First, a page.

The US is at its best when it learns from its mistakes

The first printing of the United States Constitution is displayed during an auction at Sotheby's auction house in New York on Nov. 18, 2021. (Yuki Iwamura/AFP/Getty Images/TNS)

Learning from your mistakes isn’t just something that applies to your personal life – it’s a core lesson of political science. Ten years before the Framers of our Constitution gathered in Philadelphia to draft a new governing document, they adopted the Articles of Confederation. Our Founding Fathers were so assured of its success that they intended it to last in perpetuity. Forever, in this case, was a decade.

The Framers realized that their best effort to design a workable government clashed with the necessities of a changing nation. Here’s a short list of choices they quickly came to regret.


First, Congress operated like the United Nations – representatives were paid and selected by states; unsurprisingly, this led to representatives having little to no interest in supporting any legislation that negatively affected their respective states. Second, they vested all power in a single branch of government; their concern about a single executive (think King George) having too much power led them to avoid creating an executive branch and to instead place all power in the legislative branch. Third, even if the people realized a need to amend the Articles they could only do so upon all states agreeing to the change; as you may imagine, reaching consensus among 13 states is nearly impossible.

Fortunately for us, the Articles did not last for eternity. The Framers relatively quickly learned from their mistakes. They rallied to vastly improve upon their first go at creating a country. The second time around they incentivized our representatives to think nationally as well as locally; they created three branches of government and reduced their odds of concentrating power by developing a series of checks and balances; and, they lowered the threshold to amend the Constitution.

That rapid pace of learning, though, has not carried into the 21st century. Consider that we’re currently in the third longest drought between constitutional amendments. Sixty-one years passed between the ratification of the 12th and 13th amendments; after the 15th Amendment, it took another 43 years before the ratification of the 16th; and it has been more than decades since we ratified the 27th Amendment in 1992. In the interim, nations around the world have taken meaningful steps to improve their democracies – their reforms, minimally, deserve close scrutiny from all those who want American democracy to remain as representative, deliberative and responsive as possible.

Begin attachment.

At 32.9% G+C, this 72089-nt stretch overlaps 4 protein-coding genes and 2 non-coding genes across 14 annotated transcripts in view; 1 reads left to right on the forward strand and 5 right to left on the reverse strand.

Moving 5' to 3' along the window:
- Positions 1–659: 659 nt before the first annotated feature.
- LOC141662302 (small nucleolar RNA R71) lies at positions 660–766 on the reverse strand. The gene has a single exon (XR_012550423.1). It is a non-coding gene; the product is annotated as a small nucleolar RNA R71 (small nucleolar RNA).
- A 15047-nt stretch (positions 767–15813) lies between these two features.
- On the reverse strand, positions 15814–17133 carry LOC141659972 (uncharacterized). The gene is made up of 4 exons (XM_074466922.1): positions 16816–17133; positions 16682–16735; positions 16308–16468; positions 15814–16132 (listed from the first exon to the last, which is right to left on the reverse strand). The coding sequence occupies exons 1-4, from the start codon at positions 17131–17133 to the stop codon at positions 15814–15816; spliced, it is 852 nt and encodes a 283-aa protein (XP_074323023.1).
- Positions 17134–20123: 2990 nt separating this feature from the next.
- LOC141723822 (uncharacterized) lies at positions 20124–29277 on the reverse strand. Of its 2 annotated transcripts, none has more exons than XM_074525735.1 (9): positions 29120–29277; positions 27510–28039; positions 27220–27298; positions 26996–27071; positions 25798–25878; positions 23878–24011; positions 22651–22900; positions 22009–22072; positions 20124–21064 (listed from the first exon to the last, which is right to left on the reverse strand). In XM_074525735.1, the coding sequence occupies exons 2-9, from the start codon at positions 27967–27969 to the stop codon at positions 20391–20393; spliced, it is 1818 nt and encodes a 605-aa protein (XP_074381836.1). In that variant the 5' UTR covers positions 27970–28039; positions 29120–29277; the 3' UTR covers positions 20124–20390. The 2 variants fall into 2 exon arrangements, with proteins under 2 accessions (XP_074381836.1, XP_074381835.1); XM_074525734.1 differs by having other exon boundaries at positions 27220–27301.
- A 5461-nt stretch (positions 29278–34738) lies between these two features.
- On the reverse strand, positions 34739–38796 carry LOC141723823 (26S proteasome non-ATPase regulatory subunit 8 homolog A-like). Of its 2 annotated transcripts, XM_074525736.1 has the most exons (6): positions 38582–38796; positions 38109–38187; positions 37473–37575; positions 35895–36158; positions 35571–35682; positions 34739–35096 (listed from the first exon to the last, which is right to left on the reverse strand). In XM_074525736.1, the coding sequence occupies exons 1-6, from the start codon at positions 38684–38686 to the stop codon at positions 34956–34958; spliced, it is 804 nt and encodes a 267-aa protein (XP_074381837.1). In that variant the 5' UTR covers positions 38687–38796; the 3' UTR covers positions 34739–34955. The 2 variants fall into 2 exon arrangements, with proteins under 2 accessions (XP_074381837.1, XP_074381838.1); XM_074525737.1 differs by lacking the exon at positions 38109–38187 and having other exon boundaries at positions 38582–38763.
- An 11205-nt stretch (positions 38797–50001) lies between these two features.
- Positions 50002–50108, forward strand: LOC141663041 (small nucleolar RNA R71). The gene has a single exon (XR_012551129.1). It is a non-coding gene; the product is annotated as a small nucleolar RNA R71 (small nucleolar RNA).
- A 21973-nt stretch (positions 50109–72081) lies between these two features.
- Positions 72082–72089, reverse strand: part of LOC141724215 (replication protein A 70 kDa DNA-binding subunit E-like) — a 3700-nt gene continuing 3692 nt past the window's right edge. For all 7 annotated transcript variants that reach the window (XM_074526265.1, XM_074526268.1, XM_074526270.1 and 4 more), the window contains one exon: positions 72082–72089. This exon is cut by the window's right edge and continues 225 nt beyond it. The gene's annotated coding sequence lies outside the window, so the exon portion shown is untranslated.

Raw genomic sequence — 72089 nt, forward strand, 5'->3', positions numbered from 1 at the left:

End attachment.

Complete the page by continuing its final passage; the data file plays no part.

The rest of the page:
Thankfully, a group of scholars from across the political spectrum has already done a lot of our democratic homework for us. Convened by the National Constitution Center in 2022, this group closely studied ways America can improve our democracy by learning not only from our past but also from the democratic endeavors of other countries. Despite their ideological differences, these constitutional experts reached consensus on five potential amendments to the Constitution:

First, eliminating the natural-born citizen requirement for an individual to serve as president. In an age of globalization, why not allow the most qualified candidates to run for any office – regardless of whether they were born here or choose America to be their home?

Second, making it a bit easier to amendment the Constitution. At a time of novel and significant problems arising, it makes sense to increase the odds of responsive and responsible adjustments to the Constitution, right?

Third, providing Congress with the chance to veto agency rules prior to their enactment. Such a “legislative veto” was a popular means for Congress to check the administrative state prior to the Supreme Court declaring the practice unconstitutional.

Fourth, clarifying when and how officials may be impeached – a constitutional law question that has puzzled scholars for decades, if not centuries.

And, fifth, imposing an 18-year term limit on Supreme Court justices. Given the increasing importance of Supreme Court decisions on social, political and economic affairs, this change may help restore faith in this essential institution.

You may agree with all of these or none of these amendments – that’s fine. These suggestions – reached by an ideologically diverse set of really smart people – are not intended to open and close the conversation on how to make sure our Constitution has the checks and balances required by the 21st century. Let’s instead use this list of five to revive our willingness to closely study the health of our democracy, our Constitution and our political community. Though the Constitution itself is surely one of the greatest gifts left by its Framers, even more valuable is the gift of their example of democratic experimentation.

Kevin Frazier is an assistant professor at the Crump College of Law at St. Thomas University. Starting this summer, he will serve as a Tarbell fellow.